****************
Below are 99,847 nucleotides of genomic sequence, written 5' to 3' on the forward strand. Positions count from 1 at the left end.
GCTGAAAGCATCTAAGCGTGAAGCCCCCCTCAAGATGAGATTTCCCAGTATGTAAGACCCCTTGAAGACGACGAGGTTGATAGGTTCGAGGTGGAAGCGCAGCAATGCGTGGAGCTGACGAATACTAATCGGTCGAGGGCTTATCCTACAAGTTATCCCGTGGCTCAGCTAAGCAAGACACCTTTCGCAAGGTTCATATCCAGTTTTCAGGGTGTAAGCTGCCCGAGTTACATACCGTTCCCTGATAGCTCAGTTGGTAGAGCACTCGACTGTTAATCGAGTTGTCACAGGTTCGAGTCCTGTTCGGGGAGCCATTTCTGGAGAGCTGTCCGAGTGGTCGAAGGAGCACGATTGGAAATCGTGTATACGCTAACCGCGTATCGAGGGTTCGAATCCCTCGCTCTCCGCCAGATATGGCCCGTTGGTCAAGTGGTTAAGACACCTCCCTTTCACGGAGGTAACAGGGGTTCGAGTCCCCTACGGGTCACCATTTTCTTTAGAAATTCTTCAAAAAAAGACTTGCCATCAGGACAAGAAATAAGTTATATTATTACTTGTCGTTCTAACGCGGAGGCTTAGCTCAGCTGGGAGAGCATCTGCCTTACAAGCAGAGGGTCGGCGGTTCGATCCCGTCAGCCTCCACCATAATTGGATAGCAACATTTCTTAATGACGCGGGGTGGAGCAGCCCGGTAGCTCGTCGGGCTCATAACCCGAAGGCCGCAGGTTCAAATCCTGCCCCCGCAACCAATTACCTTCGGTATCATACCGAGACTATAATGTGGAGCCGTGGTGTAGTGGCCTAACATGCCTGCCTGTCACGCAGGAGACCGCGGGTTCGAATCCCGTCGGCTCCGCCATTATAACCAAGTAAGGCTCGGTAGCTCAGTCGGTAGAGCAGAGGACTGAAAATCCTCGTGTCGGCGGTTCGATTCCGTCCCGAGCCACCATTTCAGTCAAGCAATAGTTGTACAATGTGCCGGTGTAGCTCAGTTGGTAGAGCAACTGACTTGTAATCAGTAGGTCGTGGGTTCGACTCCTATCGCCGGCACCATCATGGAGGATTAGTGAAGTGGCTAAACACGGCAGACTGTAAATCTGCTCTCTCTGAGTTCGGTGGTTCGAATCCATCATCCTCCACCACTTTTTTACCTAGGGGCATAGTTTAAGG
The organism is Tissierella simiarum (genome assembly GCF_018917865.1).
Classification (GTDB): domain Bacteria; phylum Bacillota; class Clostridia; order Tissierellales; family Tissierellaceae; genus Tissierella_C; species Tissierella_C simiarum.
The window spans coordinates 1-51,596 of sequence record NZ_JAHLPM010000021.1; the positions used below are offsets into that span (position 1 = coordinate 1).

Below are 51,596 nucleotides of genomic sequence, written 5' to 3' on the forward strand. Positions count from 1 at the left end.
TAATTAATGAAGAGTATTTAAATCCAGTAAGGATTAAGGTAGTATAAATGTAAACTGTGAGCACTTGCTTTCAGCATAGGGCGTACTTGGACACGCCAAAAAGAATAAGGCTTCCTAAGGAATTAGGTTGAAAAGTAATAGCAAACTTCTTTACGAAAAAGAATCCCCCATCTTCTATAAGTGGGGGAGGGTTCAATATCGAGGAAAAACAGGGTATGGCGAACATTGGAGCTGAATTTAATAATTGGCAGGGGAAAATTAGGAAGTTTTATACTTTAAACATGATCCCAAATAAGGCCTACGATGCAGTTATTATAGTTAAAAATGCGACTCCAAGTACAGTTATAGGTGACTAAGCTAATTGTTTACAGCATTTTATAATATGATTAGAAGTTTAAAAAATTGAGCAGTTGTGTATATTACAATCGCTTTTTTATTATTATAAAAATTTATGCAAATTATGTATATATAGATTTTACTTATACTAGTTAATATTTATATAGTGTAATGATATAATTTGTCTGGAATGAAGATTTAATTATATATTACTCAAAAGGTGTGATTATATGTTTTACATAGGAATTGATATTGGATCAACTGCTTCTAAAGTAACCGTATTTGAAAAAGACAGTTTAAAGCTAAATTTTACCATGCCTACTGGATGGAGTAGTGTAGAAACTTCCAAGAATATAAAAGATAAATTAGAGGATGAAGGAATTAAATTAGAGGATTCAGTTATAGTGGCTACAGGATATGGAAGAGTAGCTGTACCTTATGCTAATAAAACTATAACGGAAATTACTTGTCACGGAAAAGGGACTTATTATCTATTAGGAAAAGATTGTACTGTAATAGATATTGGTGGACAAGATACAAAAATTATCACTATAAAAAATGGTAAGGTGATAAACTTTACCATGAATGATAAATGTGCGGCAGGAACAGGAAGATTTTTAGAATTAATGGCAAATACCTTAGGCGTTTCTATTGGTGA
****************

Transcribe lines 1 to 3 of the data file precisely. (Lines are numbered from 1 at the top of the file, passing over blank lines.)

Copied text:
Below are 99,847 nucleotides of genomic sequence, written 5' to 3' on the forward strand. Positions count from 1 at the left end.
GCTGAAAGCATCTAAGCGTGAAGCCCCCCTCAAGATGAGATTTCCCAGTATGTAAGACCCCTTGAAGACGACGAGGTTGATAGGTTCGAGGTGGAAGCGCAGCAATGCGTGGAGCTGACGAATACTAATCGGTCGAGGGCTTATCCTACAAGTTATCCCGTGGCTCAGCTAAGCAAGACACCTTTCGCAAGGTTCATATCCAGTTTTCAGGGTGTAAGCTGCCCGAGTTACATACCGTTCCCTGATAGCTCAGTTGGTAGAGCACTCGACTGTTAATCGAGTTGTCACAGGTTCGAGTCCTGTTCGGGGAGCCATTTCTGGAGAGCTGTCCGAGTGGTCGAAGGAGCACGATTGGAAATCGTGTATACGCTAACCGCGTATCGAGGGTTCGAATCCCTCGCTCTCCGCCAGATATGGCCCGTTGGTCAAGTGGTTAAGACACCTCCCTTTCACGGAGGTAACAGGGGTTCGAGTCCCCTACGGGTCACCATTTTCTTTAGAAATTCTTCAAAAAAAGACTTGCCATCAGGACAAGAAATAAGTTATATTATTACTTGTCGTTCTAACGCGGAGGCTTAGCTCAGCTGGGAGAGCATCTGCCTTACAAGCAGAGGGTCGGCGGTTCGATCCCGTCAGCCTCCACCATAATTGGATAGCAACATTTCTTAATGACGCGGGGTGGAGCAGCCCGGTAGCTCGTCGGGCTCATAACCCGAAGGCCGCAGGTTCAAATCCTGCCCCCGCAACCAATTACCTTCGGTATCATACCGAGACTATAATGTGGAGCCGTGGTGTAGTGGCCTAACATGCCTGCCTGTCACGCAGGAGACCGCGGGTTCGAATCCCGTCGGCTCCGCCATTATAACCAAGTAAGGCTCGGTAGCTCAGTCGGTAGAGCAGAGGACTGAAAATCCTCGTGTCGGCGGTTCGATTCCGTCCCGAGCCACCATTTCAGTCAAGCAATAGTTGTACAATGTGCCGGTGTAGCTCAGTTGGTAGAGCAACTGACTTGTAATCAGTAGGTCGTGGGTTCGACTCCTATCGCCGGCACCATCATGGAGGATTAGTGAAGTGGCTAAACACGGCAGACTGTAAATCTGCTCTCTCTGAGTTCGGTGGTTCGAATCCATCATCCTCCACCACTTTTTTACCTAGGGGCATAGTTTAAGG
The organism is Tissierella simiarum (genome assembly GCF_018917865.1).